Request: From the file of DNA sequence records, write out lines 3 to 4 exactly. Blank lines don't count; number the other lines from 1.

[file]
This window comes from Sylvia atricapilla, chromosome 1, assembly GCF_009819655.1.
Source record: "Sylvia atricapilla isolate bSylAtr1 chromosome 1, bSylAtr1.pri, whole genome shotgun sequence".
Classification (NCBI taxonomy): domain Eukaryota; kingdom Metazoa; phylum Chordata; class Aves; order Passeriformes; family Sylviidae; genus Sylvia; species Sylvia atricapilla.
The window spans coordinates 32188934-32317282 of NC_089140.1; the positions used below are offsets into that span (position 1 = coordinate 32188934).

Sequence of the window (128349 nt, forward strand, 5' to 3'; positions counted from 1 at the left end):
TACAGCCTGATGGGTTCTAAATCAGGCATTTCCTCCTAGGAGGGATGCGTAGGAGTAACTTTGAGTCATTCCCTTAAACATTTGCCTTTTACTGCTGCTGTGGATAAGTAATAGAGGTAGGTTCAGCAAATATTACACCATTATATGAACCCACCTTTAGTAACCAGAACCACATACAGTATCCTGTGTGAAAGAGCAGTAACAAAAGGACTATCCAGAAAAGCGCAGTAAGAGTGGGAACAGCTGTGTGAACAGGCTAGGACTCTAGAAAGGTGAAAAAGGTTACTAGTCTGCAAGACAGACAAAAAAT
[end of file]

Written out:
Classification (NCBI taxonomy): domain Eukaryota; kingdom Metazoa; phylum Chordata; class Aves; order Passeriformes; family Sylviidae; genus Sylvia; species Sylvia atricapilla.
The window spans coordinates 32188934-32317282 of NC_089140.1; the positions used below are offsets into that span (position 1 = coordinate 32188934).